It was just a really weird day...

You captured a lot of what I've been feeling.

One of my first clear memories is waiting for the premiere of "Remember the Time" -- I just turned six, and my memory's kind of bad -- and being bouncy all day. And I remember how clear the night was afterward. I'm not sure I would remember if it wasn't for the video.

And one of my earliest memories is hiding behind the couch, hearing the screams from Thriller, too afraid to look, while my Babysitter sat on the couch enjoying it. Even with the cheesy special effects by today's age, that video scares the pants off of me. I really can't figure out what's going on. The best thing I can think of that makes the most sense is that Jackson is a psychic who's also a jackass and enjoys tormenting his girl.

that's also my fave song (and video) of him. Its really an end of an era. Even if you dont like his music, you have to admit he had a great impact

As I said in a chat earlier, love him or hate him, he was never boring. And that counts for something.
I don't think he had any normal coping skills. He didn't know how to be Michael Jackson the person. He was always Michael Jackson the icon, an image he projected to the world. And he never realized how wrong that image could be viewed.
Maybe now he's at peace. I hope so. He deserves it.

It's hard to watch the early Jackson 5 performances now--a time when he seemed to be happy, joyous, unconflicted, normal--and know that his father was beating the kids.

I try to not be sentimental about celebrity's troubles but clips of those early years for the Jackson kids are heartbreaking. They all exuded such happiness, Michael especially! That was my favourite thing about him as an entertainer - those songs are pure joy. Yet there was such awful sadness in his childhood, I can never entirely enjoy that music.

I can never entirely enjoy that music.

I feel the same way. And if you believe LaToya, Joe Jackson didn't just beat the kids, he sexually abused them as well, which would explain...just about everything. That's why I feel so much anger towards MJ and so much sadness as well.

We are about the same age and the song/video that I remember growing up was the Black or White video. The whole face morphing sequence was the most amazing thing ever back then.

I felt indifferent to his life then and to the event of his death now. The reactions of the world are almost predictable.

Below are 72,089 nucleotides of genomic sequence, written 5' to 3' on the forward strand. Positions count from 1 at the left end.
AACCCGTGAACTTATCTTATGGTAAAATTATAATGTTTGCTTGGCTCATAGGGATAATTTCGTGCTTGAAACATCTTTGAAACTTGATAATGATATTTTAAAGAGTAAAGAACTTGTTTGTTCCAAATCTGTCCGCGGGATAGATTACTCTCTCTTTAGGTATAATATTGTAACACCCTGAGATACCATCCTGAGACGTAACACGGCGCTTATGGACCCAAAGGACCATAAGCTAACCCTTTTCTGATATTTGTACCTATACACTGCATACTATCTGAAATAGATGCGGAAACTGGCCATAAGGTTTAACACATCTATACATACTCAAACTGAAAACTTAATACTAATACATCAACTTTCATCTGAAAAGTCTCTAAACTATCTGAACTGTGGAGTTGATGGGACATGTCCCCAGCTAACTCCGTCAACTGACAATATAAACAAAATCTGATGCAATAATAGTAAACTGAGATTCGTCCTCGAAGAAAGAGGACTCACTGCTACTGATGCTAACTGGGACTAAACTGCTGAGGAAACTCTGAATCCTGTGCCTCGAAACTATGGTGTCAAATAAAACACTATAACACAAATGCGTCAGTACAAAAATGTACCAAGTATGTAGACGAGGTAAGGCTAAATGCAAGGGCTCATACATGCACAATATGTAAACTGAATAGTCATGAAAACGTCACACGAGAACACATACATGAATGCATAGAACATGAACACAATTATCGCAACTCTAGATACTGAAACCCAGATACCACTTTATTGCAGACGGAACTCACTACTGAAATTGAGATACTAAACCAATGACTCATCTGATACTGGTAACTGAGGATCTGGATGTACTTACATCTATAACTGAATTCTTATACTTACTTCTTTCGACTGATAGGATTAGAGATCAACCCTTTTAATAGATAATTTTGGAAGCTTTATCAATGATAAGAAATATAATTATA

I watch the news, read the blogs and everyone's reactions and I think I feel more guilty for not feeling anything but mild fascination at how everyone suddenly mourns a man they only paid attention too in the last fifteen years for his strange behavior and the chance for a new punchline for a joke.

That's because part of what we're mourning is our own innocence, a memory of the time when he was unalloyed pleasure to us and we had great expectations for him.

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I'm too young to have known Michael Jackson as anything other than the strange, sad mad he has been in recent years. My first clear memory of him is from when I was eight or nine and we watched the video of the song he did for Free Willy during choir (it was one of the songs we were doing that year). The music teacher warned us about the way his face looked, but it wasn't as bad as she described it.

I've never given him much thought, but I do feel so sorry for him. The poor guy never had a chance, really.

That's the only song I remember too- I LOVED that song. I was seven, I think.

"Remember the Time" is the only classic MJ vid that I didn't see on MTV today. I adored the song and vid as a child, andI need to see it again.

Regardless of how eccentric and reclusive Michael was, I just feel so very sorry for the way he grew up and how badly he was scarred by his experiences with fame at a young age and with his father's abuse. It's so difficult for me to absorb that he could have ever hurt children because he just seemed so gentle. You raise a good point about a certain undercurrent of anger or aggression in his music and ensembles, but it's like my mind refuses to believe that he could mistreat anyone, esp. a kid.